Morrisons and the threat to mainstream supermarkets

 
Morrison

Although the scale of what's gone wrong at Wm Morrison is unusual, its woes highlight challenges faced by all mainstream supermarket groups.

A couple stand out for me:

  1. The challenge of the so-called hard discounters, Aldi and Lidl;
  2. The impact of the migration of business online.

First it is worth noting just how far and fast Morrison has fallen. What it calls underlying profits was £901m two years ago. That fell to £785m last year, and it is forecast to be between £325m and £375 in the current year.

Or to put it another way, Morrison's profitability has crumbled almost two-thirds over three years.

Some of that is cyclical, the result of a squeeze on customers' living standards.

Much of it is secular, a permanent migration to cheaper rivals, and a shift in spending habits to local convenience stores and online shopping.

Only now is Morrison responding to what it sees as these permanent changes, by belatedly establishing convenience stores, forming a joint venture with Ocado in online shopping, and by what it calls a "reset" of "the profit base", in order to offer "best value, price and quality for customers".

In other words, it is reconciled to squeezing its profit margins, or to making less profit per customer, to try and fight back against the aggressive competition from Aldi and Lidl.

Start Quote

Online is changing the economics of supermarkets in a fundamental way - and in a way that does not bode all that well for conventional stores”

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So, some of Morrison's woes are sui generis, a failure to make the right investments in IT and property over the past decade.

But some are relevant to all supermarkets.

Or, if Morrison is cutting profit margins in a significant way, won't its mainstream rivals Tesco, Sainsbury and Asda have to do something similar?

And another thing. Online is changing the economics of supermarkets in a fundamental way - and in a way that does not bode all that well for conventional stores.

The simple point is that the costs of selling from a store are relatively fixed, in the form of wages and rent, so additional sales from a store generate progressively bigger profits.

And the reverse is true. When sales fall in a store, profits will fall faster than those sales, because (to repeat) so many of the costs are set in stone.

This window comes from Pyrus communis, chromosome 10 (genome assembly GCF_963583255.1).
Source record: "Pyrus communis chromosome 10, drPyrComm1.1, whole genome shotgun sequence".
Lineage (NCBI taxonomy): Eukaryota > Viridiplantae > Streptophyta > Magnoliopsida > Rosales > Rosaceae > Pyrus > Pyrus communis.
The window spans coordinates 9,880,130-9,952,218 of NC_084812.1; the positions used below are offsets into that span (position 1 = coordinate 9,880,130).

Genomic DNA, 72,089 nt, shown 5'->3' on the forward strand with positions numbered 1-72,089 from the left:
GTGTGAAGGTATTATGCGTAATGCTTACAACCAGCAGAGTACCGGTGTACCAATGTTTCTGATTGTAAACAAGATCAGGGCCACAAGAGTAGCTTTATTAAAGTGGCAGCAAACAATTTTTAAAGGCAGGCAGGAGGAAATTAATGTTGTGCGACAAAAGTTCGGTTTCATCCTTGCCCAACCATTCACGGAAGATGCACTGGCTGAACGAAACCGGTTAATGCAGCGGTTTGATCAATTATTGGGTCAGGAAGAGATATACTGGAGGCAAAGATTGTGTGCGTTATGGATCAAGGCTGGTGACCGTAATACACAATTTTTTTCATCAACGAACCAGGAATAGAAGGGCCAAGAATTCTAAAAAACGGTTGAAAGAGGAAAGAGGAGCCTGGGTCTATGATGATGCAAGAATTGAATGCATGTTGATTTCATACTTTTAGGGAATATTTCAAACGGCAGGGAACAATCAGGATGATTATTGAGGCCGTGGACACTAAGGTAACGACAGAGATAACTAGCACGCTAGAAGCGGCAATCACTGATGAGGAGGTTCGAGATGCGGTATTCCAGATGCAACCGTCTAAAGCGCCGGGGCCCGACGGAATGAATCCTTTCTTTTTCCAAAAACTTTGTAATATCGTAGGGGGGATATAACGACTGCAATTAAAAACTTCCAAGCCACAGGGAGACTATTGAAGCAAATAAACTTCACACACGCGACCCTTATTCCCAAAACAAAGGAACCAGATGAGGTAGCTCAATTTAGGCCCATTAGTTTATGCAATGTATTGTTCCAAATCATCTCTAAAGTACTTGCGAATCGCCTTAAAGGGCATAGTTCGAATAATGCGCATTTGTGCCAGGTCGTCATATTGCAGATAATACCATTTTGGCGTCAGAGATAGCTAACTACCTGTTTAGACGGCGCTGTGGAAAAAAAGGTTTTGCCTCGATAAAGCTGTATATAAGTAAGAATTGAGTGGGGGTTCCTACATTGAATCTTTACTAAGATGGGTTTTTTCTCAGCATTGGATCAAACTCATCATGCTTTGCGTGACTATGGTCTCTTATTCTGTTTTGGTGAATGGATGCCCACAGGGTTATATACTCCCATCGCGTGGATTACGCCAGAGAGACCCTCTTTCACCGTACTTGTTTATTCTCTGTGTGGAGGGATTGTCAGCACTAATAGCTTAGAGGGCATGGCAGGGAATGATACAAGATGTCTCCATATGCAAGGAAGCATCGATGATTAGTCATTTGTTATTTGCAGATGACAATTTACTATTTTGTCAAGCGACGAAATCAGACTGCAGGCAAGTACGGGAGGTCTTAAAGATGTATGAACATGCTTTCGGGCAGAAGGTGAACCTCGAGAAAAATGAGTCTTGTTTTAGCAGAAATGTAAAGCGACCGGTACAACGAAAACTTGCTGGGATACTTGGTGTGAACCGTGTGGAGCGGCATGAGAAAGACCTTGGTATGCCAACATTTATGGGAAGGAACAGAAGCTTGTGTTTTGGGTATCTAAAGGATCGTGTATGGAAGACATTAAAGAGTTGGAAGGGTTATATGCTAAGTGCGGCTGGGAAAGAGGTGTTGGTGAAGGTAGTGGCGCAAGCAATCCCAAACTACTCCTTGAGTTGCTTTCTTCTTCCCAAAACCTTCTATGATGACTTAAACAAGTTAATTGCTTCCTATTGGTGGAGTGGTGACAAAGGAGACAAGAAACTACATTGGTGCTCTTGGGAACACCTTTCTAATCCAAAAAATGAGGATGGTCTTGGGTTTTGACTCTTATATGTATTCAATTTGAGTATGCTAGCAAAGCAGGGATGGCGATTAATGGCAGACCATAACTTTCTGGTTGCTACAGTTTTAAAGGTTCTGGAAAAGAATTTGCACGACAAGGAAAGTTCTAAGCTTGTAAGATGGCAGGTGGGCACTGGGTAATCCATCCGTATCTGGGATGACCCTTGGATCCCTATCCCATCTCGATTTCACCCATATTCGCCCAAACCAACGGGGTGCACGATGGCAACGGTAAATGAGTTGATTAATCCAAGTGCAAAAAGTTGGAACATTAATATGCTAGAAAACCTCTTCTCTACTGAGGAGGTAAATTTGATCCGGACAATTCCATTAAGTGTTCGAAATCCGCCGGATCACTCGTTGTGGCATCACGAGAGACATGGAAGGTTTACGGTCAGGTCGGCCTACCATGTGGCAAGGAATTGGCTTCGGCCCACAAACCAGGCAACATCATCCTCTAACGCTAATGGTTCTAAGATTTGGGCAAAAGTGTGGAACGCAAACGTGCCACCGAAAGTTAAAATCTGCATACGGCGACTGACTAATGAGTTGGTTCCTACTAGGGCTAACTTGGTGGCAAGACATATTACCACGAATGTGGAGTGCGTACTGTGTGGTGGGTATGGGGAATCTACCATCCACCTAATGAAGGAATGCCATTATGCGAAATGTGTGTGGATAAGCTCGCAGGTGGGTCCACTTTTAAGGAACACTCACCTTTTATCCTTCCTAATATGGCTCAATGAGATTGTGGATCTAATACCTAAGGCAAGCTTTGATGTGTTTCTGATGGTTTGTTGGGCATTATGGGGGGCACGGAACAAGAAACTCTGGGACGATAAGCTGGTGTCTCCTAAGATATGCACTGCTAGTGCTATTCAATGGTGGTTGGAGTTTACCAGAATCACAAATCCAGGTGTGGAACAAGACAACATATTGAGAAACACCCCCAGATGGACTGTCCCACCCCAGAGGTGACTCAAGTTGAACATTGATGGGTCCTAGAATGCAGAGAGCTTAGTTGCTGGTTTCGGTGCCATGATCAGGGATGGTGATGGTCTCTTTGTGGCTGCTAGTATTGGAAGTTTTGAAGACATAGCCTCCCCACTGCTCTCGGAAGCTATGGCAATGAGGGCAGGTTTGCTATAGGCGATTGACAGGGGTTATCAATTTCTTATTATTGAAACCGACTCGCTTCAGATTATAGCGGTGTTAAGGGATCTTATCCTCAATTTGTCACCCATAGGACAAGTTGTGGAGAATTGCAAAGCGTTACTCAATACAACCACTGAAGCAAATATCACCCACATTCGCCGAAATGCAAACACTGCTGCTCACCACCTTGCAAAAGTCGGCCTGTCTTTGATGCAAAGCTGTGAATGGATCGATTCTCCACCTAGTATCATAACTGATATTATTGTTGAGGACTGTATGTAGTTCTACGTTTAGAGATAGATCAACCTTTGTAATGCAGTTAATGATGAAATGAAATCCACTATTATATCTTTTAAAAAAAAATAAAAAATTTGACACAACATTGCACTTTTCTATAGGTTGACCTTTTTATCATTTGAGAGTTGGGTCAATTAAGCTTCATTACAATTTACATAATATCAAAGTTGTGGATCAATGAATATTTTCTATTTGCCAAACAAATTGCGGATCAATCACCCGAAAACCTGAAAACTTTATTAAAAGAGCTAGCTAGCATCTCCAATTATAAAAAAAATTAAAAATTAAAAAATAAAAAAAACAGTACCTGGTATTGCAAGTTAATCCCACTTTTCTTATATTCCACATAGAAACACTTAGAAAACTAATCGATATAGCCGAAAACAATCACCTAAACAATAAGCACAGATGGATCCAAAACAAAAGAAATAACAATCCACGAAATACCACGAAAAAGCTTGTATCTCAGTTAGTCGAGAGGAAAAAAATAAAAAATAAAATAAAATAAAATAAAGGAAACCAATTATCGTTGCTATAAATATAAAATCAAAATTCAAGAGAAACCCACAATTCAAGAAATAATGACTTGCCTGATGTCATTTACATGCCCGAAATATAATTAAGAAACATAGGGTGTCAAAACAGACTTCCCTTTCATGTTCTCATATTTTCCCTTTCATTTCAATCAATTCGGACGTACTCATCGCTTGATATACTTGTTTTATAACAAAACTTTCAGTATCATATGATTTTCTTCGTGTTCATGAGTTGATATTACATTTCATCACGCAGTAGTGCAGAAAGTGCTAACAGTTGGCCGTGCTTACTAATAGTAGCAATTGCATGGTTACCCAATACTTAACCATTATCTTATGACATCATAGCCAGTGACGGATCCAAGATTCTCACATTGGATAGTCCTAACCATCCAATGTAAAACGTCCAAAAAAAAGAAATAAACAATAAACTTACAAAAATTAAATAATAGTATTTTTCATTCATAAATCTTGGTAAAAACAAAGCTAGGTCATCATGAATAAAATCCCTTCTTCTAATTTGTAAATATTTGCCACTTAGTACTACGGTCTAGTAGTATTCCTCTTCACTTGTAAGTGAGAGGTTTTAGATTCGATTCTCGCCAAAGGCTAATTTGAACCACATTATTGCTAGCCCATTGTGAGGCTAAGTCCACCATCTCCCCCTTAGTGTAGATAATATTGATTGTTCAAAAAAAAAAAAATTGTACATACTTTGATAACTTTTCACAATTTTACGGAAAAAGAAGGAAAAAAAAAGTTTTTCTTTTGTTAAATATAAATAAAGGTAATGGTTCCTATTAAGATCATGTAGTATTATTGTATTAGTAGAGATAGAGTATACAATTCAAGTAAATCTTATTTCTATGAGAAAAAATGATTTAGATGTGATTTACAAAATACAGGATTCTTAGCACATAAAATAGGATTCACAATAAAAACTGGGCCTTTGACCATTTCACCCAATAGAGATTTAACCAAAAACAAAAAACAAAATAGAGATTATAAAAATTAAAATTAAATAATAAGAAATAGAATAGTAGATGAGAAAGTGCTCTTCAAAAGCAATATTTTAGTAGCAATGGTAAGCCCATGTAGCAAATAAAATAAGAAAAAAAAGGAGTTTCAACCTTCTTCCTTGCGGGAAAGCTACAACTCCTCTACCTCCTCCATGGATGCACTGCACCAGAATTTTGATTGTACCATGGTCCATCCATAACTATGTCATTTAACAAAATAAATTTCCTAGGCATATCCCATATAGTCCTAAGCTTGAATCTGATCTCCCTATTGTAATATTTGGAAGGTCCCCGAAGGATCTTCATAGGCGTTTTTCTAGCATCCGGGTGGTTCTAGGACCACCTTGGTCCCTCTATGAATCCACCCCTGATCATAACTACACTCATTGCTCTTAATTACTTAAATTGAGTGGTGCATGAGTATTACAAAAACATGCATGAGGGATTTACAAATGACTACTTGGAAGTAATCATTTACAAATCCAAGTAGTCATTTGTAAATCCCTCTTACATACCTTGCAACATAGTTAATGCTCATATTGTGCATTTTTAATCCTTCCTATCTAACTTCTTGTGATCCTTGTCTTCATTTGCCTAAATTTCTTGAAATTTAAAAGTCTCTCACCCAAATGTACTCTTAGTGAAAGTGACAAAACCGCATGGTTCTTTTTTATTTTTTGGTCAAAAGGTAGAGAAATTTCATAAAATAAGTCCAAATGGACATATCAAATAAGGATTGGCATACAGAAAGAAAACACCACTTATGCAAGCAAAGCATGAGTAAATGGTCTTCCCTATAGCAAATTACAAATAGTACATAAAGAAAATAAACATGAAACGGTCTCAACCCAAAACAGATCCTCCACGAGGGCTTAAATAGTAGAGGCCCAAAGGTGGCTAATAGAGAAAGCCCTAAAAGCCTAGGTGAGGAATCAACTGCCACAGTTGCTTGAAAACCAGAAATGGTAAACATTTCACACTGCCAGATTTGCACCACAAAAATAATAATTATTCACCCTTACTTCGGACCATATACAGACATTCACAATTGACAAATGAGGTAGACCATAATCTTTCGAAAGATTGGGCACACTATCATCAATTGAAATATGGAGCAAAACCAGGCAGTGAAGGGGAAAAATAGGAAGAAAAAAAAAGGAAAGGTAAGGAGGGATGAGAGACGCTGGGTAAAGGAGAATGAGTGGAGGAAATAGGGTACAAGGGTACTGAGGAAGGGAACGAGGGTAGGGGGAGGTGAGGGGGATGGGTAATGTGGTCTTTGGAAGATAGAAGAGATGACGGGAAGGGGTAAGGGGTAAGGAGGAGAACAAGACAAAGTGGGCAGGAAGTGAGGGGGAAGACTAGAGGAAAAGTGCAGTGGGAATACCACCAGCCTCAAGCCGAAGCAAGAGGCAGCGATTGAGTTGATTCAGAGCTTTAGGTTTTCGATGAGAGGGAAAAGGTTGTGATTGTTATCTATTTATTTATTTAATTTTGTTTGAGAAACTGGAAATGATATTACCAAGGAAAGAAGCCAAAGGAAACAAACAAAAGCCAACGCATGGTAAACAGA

So a big investment in online, of the sort that Morrison is doing, can undermine the profitability of stores in a fundamental way, by cannibalising sales.

Which would not matter if the intrinsic profitability of online was massively greater than for sales from stores.

But published results of Ocado don't exactly demonstrate that. And what's more, Morrison is sharing whatever profits it succeeds in generating online with Ocado.

All of which is to say (as if you didn't know) that there is something of a revolution going on in food retailing. And that revolution probably benefits us, shoppers, by delivering deflation in what we buy and more choice in how we buy.

But for the giant supermarket chains we traditionally regarded as fearsome and invincible, there's a threat which - if not quite existential - is pretty serious.

 
Robert Peston, economics editor Article written by Robert Peston Robert Peston Economics editor

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  • rate this
    +4

    Comment number 73.

    Interesting how the german supermarkets such as Lidl and Aldi can make it over here, wonder how the likes of Tesco and Morrisons would fare in Germany. !!!

  • rate this
    -3

    Comment number 72.

    I now have no loyalty to any particular supermarket - I'll happily shop at Sainsburys, Waitrose or Aldi.

    Tescos is just depressing to shop at - the staff are poorly treated by management so always look grumpy. Plus their burgers are full of mashed up bit of horse.

  • rate this
    +2

    Comment number 71.

    Of course they cant compete with corporations like Aldi and Lidl that don't pay corporation tax!

    And the same discount supermarkets sell rip-off products that imitate the named brands (even copying the packaging), made in some eastern European factory where they probably don't follow EU regulations.

    Buy British.

  • rate this
    +3

    Comment number 70.

    Why are so many people jumping over themselves to knock Morrisons, Tesco, etc and praise the likes of Aldi & Lidl. Morrisons are a home grown British business, employing thousands of British workers and paying millions in British taxes. They often source local produce and place an emphasis on supporting the local community.
    Who wants a high street of poundshops, junk shops and Aldi's ?

  • rate this
    +4

    Comment number 69.

    In most business models there are two ways to prosperity: low price, low margins, good value or high price, high margins and premium quality. The first makes money by high turnover and the second by attracting higher margins on a low turnover. Anyone competing between these models risks customers moving to higher quality or to lower prices (or both), especially during a downturn.